Based on an article from Business Insider, here are some examples of how immigrants have impacted America:

 

  1. Sergey Brin, co-founder of Google, was born in Moscow, Russia, and emigrated here when he was 6 years old. Brin has an estimated worth of $24.4 billion.
  2. Do Won Chang, co-founder and CEO of Forever 21, moved here with his wife from Korea in 1981. Before Forever 21, Do Won worked as a janitor and gas station attendant. Forever 21 is now an international, 480-store empire, that brings in around $3 billion in sales a year.
  3. Shahid Khan, owner of the Jacksonville Jaguars, Fulham F.C. and Flex-N-Gate, moved to the U.S. from Pakistan and worked as a dishwasher while attending the University of Illinois. Khan is the richest American of Pakistani origin and one of the richest people in the world.
  4. Elon Musk, CEO of SpaceX and Tesla Motors and founder of PayPal. Grew up in Pretoria, South Africa and became an American citizen in 2002. Musk has an estimated net worth of $6.7 billion.
  5. Jerry Yang, founder of Yahoo, was born in Taipei, Taiwan. He moved to America when he was 8 years old, while only knowing one word of English. Yang has an estimated net worth of $1.15 billion.

 

Millions of people come to this country with hardly anything to offer, but they work hard to achieve the “American Dream.” The people mentioned above make me proud to have such a diverse and successful country, but unfortunately not everyone sees it that way.

The DACA program has been rolled back by Trump, which has directly impacted around 1.8 million DREAMers. People under the DACA program will no longer be able to renew their licenses to work legally in the U.S., which blocks them from being successful and contributing to this country. As a nation founded and built off of immigrants, I find this a little hypocritical.

Earlier this year, the Delta Iota chapter of Sigma Kappa at Chico State, was notified by our president that a fellow Sigma Kappa sister from MIT was blocked from getting back to school due to the travel ban. After hearing about something so disheartening, I began to feel embarrassed for our country.

Niki Mossafer Rahmati is a mechanical engineering major at MIT and served as the executive vice president for the Theta Lambda chapter last year at MIT. Originally from Iran, Niki holds a multiple entry student visa so she could go to school.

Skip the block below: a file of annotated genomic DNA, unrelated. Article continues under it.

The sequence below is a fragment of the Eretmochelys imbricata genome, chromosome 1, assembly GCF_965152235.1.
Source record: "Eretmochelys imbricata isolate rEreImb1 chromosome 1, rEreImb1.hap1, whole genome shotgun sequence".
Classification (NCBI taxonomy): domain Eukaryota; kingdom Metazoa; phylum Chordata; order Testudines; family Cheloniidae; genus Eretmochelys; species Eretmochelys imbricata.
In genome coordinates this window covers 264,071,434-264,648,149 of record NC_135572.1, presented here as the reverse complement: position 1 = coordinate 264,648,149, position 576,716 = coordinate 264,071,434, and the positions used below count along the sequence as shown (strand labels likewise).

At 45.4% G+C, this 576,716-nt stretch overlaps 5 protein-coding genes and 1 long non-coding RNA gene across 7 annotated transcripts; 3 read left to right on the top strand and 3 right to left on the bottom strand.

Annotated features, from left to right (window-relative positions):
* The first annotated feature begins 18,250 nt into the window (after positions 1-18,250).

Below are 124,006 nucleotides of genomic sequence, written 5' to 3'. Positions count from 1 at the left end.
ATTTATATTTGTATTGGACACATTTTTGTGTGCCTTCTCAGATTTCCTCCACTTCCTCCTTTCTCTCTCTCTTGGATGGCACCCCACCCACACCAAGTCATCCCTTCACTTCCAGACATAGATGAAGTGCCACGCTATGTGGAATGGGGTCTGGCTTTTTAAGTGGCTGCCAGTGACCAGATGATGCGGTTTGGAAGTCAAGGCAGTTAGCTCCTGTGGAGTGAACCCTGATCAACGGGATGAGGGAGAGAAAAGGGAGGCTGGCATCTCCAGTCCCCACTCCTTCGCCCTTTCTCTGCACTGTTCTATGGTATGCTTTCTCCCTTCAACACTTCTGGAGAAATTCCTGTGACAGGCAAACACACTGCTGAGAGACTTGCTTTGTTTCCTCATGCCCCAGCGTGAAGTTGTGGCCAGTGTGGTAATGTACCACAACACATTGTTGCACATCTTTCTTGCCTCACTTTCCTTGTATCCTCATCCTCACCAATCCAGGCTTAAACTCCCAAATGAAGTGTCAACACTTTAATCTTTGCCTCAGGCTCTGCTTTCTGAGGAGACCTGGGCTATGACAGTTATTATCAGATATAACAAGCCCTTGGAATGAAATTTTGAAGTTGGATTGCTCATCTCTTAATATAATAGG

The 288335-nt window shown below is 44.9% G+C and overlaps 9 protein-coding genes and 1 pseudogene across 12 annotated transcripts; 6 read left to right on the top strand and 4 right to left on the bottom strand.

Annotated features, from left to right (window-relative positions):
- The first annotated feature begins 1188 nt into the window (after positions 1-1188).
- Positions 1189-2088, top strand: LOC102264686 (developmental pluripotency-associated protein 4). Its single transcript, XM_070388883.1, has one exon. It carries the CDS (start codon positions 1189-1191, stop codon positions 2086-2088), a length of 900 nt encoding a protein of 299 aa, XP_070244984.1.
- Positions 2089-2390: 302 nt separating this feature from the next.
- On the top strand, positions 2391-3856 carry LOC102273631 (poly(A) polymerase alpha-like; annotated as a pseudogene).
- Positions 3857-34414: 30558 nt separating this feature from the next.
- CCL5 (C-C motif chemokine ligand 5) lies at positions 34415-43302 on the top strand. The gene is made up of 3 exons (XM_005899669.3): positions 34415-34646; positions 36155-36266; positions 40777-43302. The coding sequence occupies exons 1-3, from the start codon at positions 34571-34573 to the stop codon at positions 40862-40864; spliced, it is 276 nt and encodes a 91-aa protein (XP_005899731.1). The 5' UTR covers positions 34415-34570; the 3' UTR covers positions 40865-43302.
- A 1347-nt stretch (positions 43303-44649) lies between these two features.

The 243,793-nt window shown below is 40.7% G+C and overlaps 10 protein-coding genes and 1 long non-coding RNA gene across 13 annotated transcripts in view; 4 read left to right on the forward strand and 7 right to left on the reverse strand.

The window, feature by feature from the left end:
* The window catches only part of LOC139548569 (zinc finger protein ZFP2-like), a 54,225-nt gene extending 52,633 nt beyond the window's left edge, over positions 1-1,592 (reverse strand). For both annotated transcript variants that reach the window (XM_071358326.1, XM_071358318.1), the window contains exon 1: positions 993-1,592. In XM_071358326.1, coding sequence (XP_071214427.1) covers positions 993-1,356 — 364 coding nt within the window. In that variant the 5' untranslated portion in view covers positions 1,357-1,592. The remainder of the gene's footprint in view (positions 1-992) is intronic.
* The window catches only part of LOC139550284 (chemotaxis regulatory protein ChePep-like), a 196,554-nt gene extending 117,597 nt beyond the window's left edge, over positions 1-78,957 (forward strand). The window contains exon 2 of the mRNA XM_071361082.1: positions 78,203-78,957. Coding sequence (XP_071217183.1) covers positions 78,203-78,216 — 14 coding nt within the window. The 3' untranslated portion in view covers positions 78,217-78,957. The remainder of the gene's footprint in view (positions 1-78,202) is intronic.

She is a hardworking students who is a member of a nationally recognized organization, and yet her origin was the ONLY thing that mattered when she was blocked from getting on a Boston bound flight.

Niki’s story is just one of hundreds that go unrecognized everyday. Hopefully this country can come together and take pride in our diversity, sooner rather than later. I mean, in all reality what would this country really be without immigrants?

Selling fear: news outlets fails to report full disaster stories

The United States watched with sadness as Hurricanes Harvey and Irma grew and destroyed cities, homes and lives. Americans came together, stronger and more united than at any point in recent times, to help those affected and desperate for aid.

The damage is done and help is on the way but what now?

Donations are still needed and work has yet to be accomplished. However there is a deafening silence from major news providers on the aftermath of these hurricanes since they have landed. Headlines cited celebrities like Houston Texans star JJ Watt and actor Kevin Hart for leading valiant donation efforts, but Americans still know little of the current states of these affected cities. The round-the-clock coverage predicting near apocalyptic damage has dissipated without care for these cities’ rebuilding process.

No coverage of recovery can be found on CNN, Fox or NBC’s homepages. News of Hurricane Maria’s path through the Carribean followed about a week after Harvey and Irma. Secondary headlines cover White House drama, racism in America or continued nuclear escalation. This silence gives the impression that the news doesn’t care about these disasters they spent weeks warning the country about anymore.

Harvey and Irma have dropped from headlines, so audiences won’t hear much more news from these developments. These news outlets put reporters on live television in the middle of deadly storms but aren’t updating audiences on the communities now that the storms have passed.

This issue is certainly not new to these recent disasters. Many people still don’t know that parts of Louisiana never recovered from Hurricane Katrina, leaving broken communities and homes.

Only the directors of major news outlets can answer why coverage is only concentrated before and during disasters. With much fear and concern spread across the country, it only makes sense that the news should reveal truth and follow up on these stories. Americans want to know how these places are recovering.

News outlets’ reputations are under attack today, so the face of news should further address people’s real needs. The news business faces unique challenges and critique in its mission to deliver objective news. These outlets should combat this critique by following through with stories that affect the national community like these.

Reporting that focuses only on destruction and fear results in further distrust of mainstream news. News that people care about and agree with must respond to important human issues. Hopefully the future of news can appeal further to aspects that are important and what citizens truly care about.

Written by: Sean Daily